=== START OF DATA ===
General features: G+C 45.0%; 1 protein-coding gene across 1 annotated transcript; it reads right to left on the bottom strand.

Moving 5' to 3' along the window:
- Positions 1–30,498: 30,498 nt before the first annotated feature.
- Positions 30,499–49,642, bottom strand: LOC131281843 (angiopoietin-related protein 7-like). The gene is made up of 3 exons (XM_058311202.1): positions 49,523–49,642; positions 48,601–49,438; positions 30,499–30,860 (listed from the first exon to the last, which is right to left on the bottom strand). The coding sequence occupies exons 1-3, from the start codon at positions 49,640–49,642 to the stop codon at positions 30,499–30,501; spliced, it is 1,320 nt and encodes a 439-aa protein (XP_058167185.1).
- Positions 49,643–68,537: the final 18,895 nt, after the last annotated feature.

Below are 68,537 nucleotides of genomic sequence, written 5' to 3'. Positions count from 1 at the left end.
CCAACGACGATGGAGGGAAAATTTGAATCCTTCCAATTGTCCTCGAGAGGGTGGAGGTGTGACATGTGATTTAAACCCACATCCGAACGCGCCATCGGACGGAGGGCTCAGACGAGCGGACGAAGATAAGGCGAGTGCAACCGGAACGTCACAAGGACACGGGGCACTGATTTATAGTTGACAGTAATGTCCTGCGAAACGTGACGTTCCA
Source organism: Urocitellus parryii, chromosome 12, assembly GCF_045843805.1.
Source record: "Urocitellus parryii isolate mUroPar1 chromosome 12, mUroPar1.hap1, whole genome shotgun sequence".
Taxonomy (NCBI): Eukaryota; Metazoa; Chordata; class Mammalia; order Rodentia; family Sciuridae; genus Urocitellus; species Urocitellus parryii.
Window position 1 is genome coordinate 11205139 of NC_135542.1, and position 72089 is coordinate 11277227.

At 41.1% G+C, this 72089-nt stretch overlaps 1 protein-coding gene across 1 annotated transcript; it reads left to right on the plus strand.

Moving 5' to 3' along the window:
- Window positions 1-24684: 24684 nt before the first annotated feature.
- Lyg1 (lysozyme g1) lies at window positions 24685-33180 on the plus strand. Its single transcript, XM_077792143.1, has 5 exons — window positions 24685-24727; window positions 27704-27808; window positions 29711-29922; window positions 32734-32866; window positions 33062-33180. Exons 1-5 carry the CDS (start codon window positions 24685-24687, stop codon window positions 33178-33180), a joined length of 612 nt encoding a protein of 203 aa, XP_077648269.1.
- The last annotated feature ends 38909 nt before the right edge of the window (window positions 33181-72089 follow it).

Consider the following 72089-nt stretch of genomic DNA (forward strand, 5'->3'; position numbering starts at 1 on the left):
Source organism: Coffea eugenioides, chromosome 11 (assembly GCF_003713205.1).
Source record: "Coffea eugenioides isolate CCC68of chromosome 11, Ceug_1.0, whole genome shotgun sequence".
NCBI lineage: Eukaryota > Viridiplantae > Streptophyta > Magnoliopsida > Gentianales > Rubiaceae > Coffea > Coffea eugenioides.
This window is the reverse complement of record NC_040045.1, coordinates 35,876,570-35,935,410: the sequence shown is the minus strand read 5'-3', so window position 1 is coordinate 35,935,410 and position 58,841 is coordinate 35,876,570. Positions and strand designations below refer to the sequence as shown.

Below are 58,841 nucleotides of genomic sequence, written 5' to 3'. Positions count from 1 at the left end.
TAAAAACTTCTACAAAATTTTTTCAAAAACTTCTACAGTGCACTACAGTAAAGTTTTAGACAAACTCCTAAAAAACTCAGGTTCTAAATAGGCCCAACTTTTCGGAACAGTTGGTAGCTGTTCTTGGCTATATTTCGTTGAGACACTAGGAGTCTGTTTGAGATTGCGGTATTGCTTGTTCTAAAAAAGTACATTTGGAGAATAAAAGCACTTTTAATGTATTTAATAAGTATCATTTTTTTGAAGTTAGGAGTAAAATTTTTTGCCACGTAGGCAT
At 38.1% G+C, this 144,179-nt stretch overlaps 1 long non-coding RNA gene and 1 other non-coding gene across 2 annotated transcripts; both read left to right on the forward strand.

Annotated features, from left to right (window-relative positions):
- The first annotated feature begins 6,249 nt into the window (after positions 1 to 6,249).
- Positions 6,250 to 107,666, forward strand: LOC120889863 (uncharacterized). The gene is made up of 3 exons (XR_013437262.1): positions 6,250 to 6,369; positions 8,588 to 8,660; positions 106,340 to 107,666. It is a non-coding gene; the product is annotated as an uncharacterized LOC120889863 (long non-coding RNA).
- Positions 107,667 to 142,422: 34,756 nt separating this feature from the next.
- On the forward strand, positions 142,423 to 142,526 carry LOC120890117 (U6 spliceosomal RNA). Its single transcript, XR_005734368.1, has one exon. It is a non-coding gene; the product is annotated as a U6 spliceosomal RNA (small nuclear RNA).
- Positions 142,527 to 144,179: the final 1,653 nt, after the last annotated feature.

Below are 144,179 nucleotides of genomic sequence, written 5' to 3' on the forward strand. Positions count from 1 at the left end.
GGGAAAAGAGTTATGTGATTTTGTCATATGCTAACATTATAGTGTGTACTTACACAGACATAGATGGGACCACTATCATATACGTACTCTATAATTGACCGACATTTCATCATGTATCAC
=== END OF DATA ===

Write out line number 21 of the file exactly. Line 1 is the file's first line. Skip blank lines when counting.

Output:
This window is the reverse complement of record NC_040045.1, coordinates 35,876,570-35,935,410: the sequence shown is the minus strand read 5'-3', so window position 1 is coordinate 35,935,410 and position 58,841 is coordinate 35,876,570. Positions and strand designations below refer to the sequence as shown.